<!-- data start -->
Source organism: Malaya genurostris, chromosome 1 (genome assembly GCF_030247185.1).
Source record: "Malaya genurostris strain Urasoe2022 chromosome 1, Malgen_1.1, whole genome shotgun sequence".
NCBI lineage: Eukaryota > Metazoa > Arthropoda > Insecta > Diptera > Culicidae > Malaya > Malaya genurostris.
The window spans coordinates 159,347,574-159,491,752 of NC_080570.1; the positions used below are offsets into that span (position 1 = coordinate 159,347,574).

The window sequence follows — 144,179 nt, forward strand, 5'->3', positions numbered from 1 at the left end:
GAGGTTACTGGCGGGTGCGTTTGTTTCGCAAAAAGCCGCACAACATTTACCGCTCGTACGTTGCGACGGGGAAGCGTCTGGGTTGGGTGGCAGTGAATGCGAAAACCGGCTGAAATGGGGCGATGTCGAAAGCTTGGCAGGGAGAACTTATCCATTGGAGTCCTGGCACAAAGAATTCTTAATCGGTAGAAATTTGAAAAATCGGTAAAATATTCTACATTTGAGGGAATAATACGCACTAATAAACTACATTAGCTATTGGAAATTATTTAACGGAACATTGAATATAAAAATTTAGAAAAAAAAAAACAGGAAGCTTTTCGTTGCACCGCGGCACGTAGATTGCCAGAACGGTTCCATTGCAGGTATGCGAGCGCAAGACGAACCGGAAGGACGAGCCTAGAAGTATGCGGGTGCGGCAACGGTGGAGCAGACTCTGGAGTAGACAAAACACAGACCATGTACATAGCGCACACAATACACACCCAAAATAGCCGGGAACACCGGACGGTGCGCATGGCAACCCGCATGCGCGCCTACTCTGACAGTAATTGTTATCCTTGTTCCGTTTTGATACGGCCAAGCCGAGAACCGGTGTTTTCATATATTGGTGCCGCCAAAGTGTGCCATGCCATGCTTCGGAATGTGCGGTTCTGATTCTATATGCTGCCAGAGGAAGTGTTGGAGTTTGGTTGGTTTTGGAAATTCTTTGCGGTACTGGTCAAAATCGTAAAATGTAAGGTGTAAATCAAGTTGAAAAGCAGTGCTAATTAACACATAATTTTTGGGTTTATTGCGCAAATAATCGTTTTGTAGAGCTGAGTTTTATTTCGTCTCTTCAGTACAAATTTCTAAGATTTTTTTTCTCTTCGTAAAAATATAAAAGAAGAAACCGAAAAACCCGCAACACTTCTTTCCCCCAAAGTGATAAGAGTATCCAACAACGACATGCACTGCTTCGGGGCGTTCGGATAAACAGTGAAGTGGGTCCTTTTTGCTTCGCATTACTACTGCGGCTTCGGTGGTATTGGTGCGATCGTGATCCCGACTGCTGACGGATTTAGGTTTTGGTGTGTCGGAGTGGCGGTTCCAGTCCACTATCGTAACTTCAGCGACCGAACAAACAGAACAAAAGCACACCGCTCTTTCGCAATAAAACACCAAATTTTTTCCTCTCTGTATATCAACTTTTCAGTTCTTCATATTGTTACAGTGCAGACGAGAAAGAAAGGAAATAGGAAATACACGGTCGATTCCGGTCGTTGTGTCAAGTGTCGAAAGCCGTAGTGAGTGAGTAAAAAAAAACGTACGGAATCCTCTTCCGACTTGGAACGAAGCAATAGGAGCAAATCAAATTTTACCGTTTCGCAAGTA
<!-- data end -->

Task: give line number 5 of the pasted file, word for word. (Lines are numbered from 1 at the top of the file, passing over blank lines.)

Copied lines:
The window sequence follows — 144,179 nt, forward strand, 5'->3', positions numbered from 1 at the left end: